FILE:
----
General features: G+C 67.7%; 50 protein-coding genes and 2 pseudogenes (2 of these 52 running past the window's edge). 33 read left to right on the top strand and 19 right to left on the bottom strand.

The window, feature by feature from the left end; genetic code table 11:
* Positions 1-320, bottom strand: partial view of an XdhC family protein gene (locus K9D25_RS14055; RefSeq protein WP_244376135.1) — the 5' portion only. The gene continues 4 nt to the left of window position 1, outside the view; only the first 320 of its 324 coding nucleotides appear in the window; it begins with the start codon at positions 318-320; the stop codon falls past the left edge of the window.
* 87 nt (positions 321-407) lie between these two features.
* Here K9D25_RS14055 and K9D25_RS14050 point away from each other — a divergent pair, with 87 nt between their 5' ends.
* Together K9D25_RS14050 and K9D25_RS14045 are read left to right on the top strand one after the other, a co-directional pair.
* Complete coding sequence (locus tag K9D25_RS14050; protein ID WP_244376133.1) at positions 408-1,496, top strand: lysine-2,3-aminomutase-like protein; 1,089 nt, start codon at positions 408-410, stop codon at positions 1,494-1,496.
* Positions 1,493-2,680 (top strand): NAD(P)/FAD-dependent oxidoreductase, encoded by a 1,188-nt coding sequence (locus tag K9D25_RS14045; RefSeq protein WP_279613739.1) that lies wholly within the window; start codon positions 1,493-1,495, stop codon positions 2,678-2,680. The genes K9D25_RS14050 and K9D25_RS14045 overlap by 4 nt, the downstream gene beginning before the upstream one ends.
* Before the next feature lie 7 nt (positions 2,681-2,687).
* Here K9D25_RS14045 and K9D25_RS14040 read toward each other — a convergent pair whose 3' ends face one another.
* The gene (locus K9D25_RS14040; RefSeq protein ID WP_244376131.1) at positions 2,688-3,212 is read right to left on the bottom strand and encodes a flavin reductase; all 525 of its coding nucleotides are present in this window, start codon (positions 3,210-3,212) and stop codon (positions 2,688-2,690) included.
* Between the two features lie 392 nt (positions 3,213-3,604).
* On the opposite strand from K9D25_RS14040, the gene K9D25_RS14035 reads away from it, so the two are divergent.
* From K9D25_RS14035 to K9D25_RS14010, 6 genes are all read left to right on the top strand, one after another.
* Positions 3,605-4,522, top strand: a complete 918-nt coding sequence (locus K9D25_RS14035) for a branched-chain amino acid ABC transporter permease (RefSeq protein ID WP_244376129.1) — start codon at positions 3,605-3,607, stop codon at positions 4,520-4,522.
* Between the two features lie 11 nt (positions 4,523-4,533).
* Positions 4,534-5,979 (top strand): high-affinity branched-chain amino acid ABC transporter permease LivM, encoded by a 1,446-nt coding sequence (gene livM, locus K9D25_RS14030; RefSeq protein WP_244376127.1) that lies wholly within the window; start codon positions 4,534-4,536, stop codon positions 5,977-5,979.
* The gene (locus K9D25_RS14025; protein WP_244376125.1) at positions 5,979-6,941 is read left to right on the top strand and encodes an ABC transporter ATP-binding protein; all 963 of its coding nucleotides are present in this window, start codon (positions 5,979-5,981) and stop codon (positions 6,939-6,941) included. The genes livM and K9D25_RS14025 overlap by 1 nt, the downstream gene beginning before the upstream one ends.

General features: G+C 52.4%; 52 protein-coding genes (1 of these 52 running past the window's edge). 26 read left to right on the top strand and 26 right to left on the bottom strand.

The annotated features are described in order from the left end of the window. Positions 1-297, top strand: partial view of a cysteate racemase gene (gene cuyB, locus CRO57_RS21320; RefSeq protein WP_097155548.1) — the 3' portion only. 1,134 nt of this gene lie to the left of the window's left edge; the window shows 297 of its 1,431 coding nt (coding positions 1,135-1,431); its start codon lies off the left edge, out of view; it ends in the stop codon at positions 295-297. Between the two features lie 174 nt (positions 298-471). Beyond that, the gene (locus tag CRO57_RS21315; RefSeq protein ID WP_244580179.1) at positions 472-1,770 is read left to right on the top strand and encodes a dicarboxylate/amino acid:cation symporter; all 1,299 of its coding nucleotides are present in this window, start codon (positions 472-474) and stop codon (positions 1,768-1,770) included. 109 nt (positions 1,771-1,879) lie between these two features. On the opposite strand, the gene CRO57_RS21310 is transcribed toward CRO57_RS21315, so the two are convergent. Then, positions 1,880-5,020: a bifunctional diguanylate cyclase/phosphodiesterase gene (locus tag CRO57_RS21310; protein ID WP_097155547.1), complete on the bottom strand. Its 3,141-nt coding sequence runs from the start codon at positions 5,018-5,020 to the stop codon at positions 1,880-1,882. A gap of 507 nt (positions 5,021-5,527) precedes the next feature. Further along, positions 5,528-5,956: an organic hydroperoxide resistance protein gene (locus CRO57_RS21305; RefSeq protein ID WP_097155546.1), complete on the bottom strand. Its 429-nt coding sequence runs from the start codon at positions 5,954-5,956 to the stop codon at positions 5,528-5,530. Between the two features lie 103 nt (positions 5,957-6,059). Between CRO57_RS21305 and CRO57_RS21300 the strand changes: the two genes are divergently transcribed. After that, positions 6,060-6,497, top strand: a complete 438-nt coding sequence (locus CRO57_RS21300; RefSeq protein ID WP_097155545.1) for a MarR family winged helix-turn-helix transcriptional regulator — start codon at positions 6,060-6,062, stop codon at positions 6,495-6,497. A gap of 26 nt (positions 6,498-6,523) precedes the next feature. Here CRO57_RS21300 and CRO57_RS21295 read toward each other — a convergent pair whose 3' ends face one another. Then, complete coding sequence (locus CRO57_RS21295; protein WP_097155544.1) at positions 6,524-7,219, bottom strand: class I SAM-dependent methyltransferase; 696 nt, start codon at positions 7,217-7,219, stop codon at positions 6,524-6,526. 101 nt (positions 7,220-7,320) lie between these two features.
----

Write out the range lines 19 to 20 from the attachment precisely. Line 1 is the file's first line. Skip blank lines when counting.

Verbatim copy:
General features: G+C 52.4%; 52 protein-coding genes (1 of these 52 running past the window's edge). 26 read left to right on the top strand and 26 right to left on the bottom strand.

The annotated features are described in order from the left end of the window. Positions 1-297, top strand: partial view of a cysteate racemase gene (gene cuyB, locus CRO57_RS21320; RefSeq protein WP_097155548.1) — the 3' portion only. 1,134 nt of this gene lie to the left of the window's left edge; the window shows 297 of its 1,431 coding nt (coding positions 1,135-1,431); its start codon lies off the left edge, out of view; it ends in the stop codon at positions 295-297. Between the two features lie 174 nt (positions 298-471). Beyond that, the gene (locus tag CRO57_RS21315; RefSeq protein ID WP_244580179.1) at positions 472-1,770 is read left to right on the top strand and encodes a dicarboxylate/amino acid:cation symporter; all 1,299 of its coding nucleotides are present in this window, start codon (positions 472-474) and stop codon (positions 1,768-1,770) included. 109 nt (positions 1,771-1,879) lie between these two features. On the opposite strand, the gene CRO57_RS21310 is transcribed toward CRO57_RS21315, so the two are convergent. Then, positions 1,880-5,020: a bifunctional diguanylate cyclase/phosphodiesterase gene (locus tag CRO57_RS21310; protein ID WP_097155547.1), complete on the bottom strand. Its 3,141-nt coding sequence runs from the start codon at positions 5,018-5,020 to the stop codon at positions 1,880-1,882. A gap of 507 nt (positions 5,021-5,527) precedes the next feature. Further along, positions 5,528-5,956: an organic hydroperoxide resistance protein gene (locus CRO57_RS21305; RefSeq protein ID WP_097155546.1), complete on the bottom strand. Its 429-nt coding sequence runs from the start codon at positions 5,954-5,956 to the stop codon at positions 5,528-5,530. Between the two features lie 103 nt (positions 5,957-6,059). Between CRO57_RS21305 and CRO57_RS21300 the strand changes: the two genes are divergently transcribed. After that, positions 6,060-6,497, top strand: a complete 438-nt coding sequence (locus CRO57_RS21300; RefSeq protein ID WP_097155545.1) for a MarR family winged helix-turn-helix transcriptional regulator — start codon at positions 6,060-6,062, stop codon at positions 6,495-6,497. A gap of 26 nt (positions 6,498-6,523) precedes the next feature. Here CRO57_RS21300 and CRO57_RS21295 read toward each other — a convergent pair whose 3' ends face one another. Then, complete coding sequence (locus CRO57_RS21295; protein WP_097155544.1) at positions 6,524-7,219, bottom strand: class I SAM-dependent methyltransferase; 696 nt, start codon at positions 7,217-7,219, stop codon at positions 6,524-6,526. 101 nt (positions 7,220-7,320) lie between these two features.